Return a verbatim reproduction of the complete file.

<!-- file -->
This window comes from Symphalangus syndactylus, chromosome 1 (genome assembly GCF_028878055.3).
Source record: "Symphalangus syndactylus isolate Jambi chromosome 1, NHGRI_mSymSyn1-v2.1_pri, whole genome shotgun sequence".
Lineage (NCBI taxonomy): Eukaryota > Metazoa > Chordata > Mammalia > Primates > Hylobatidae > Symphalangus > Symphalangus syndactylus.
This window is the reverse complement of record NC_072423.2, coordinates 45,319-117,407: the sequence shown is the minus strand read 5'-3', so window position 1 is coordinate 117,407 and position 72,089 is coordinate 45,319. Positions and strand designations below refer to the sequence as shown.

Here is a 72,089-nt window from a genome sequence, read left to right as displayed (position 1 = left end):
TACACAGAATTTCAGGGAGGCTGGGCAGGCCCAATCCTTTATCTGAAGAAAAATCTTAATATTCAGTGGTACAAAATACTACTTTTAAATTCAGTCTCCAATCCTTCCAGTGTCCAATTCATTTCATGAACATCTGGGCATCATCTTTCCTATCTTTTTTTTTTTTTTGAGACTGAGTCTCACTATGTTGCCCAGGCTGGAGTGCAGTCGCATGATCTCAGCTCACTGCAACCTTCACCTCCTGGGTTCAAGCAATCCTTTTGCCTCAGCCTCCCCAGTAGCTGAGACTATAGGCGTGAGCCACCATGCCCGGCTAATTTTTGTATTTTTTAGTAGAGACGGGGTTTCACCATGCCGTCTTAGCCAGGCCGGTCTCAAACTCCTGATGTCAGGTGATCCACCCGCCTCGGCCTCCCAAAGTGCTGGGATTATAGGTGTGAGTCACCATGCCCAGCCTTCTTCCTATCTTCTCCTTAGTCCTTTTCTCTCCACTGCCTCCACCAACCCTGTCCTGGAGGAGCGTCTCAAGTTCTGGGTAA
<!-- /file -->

This window comes from Symphalangus syndactylus, chromosome 1 (genome assembly GCF_028878055.3).
Source record: "Symphalangus syndactylus isolate Jambi chromosome 1, NHGRI_mSymSyn1-v2.1_pri, whole genome shotgun sequence".
Lineage (NCBI taxonomy): Eukaryota > Metazoa > Chordata > Mammalia > Primates > Hylobatidae > Symphalangus > Symphalangus syndactylus.
This window is the reverse complement of record NC_072423.2, coordinates 45,319-117,407: the sequence shown is the minus strand read 5'-3', so window position 1 is coordinate 117,407 and position 72,089 is coordinate 45,319. Positions and strand designations below refer to the sequence as shown.

Here is a 72,089-nt window from a genome sequence, read left to right as displayed (position 1 = left end):
TACACAGAATTTCAGGGAGGCTGGGCAGGCCCAATCCTTTATCTGAAGAAAAATCTTAATATTCAGTGGTACAAAATACTACTTTTAAATTCAGTCTCCAATCCTTCCAGTGTCCAATTCATTTCATGAACATCTGGGCATCATCTTTCCTATCTTTTTTTTTTTTTTGAGACTGAGTCTCACTATGTTGCCCAGGCTGGAGTGCAGTCGCATGATCTCAGCTCACTGCAACCTTCACCTCCTGGGTTCAAGCAATCCTTTTGCCTCAGCCTCCCCAGTAGCTGAGACTATAGGCGTGAGCCACCATGCCCGGCTAATTTTTGTATTTTTTAGTAGAGACGGGGTTTCACCATGCCGTCTTAGCCAGGCCGGTCTCAAACTCCTGATGTCAGGTGATCCACCCGCCTCGGCCTCCCAAAGTGCTGGGATTATAGGTGTGAGTCACCATGCCCAGCCTTCTTCCTATCTTCTCCTTAGTCCTTTTCTCTCCACTGCCTCCACCAACCCTGTCCTGGAGGAGCGTCTCAAGTTCTGGGTAA